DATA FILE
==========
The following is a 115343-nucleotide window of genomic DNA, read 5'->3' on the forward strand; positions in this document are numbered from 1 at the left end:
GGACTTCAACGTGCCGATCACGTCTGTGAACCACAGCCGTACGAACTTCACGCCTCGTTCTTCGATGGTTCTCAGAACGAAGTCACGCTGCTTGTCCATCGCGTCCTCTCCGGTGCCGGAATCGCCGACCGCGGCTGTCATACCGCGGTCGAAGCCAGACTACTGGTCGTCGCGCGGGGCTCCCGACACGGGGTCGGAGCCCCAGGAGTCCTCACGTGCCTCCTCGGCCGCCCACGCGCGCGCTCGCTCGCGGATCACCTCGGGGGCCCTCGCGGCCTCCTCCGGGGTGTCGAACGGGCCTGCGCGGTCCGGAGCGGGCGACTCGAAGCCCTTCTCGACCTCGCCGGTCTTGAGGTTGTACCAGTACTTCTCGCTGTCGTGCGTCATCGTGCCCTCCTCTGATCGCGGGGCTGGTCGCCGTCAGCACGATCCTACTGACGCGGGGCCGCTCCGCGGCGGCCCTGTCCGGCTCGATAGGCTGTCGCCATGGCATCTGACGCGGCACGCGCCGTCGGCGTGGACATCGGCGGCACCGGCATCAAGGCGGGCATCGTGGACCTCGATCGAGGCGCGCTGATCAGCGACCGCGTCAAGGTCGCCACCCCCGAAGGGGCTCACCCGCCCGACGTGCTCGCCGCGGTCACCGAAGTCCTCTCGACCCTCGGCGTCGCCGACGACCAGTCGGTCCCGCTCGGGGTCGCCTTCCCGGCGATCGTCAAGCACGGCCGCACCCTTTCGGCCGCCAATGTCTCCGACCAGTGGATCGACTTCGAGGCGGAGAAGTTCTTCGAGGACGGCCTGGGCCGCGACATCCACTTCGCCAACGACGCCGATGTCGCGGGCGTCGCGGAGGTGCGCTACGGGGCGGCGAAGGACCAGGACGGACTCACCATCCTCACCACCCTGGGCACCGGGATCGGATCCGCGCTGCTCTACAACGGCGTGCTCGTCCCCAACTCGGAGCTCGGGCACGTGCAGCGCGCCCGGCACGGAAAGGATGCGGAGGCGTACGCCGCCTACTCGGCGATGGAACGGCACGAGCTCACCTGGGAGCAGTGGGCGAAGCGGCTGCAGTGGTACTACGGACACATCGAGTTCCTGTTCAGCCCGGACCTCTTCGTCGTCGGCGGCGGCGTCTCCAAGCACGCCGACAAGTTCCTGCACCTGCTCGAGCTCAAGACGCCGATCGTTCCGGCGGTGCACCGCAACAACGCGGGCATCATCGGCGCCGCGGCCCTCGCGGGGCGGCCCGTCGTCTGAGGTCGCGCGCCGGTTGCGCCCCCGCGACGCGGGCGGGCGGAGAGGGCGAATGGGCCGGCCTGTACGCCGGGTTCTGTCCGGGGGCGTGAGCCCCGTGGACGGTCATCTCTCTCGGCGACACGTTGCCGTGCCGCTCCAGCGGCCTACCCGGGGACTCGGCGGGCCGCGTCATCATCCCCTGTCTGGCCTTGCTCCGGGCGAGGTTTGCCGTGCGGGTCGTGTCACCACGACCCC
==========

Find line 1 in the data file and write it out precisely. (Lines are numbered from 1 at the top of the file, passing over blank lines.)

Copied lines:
The following is a 115343-nucleotide window of genomic DNA, read 5'->3' on the forward strand; positions in this document are numbered from 1 at the left end: